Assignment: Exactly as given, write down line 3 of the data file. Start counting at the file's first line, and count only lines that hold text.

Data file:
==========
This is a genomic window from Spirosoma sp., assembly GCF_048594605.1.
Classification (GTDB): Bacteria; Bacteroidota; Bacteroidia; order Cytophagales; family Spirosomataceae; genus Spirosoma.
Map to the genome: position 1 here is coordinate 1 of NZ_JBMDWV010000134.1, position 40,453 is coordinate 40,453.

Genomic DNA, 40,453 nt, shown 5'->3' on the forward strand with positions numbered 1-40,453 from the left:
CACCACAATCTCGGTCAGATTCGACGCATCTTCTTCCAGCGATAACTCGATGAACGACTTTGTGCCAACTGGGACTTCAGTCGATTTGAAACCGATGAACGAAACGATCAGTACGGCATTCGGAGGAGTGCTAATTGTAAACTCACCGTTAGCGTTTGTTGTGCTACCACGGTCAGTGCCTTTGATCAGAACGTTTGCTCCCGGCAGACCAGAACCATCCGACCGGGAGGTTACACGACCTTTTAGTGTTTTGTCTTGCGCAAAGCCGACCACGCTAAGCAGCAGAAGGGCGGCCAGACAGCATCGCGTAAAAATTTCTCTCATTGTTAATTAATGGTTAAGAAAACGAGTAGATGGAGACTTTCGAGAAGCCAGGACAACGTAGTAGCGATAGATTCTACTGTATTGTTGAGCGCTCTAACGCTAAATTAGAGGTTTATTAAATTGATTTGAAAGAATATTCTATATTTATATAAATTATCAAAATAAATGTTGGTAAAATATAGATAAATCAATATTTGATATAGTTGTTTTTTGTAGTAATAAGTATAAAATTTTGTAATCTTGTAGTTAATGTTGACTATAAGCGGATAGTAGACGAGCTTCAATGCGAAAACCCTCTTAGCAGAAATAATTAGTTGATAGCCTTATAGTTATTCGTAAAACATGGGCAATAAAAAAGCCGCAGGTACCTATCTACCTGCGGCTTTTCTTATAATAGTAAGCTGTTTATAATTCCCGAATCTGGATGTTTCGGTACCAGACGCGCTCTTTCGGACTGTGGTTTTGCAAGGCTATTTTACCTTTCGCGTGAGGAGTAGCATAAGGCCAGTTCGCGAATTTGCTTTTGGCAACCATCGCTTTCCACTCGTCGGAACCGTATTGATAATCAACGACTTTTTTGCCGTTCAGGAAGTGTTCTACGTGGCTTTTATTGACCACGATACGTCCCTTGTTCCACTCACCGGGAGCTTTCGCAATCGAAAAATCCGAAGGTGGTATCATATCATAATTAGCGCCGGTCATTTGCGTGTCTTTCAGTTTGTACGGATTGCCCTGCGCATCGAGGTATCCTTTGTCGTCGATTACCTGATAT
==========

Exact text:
Map to the genome: position 1 here is coordinate 1 of NZ_JBMDWV010000134.1, position 40,453 is coordinate 40,453.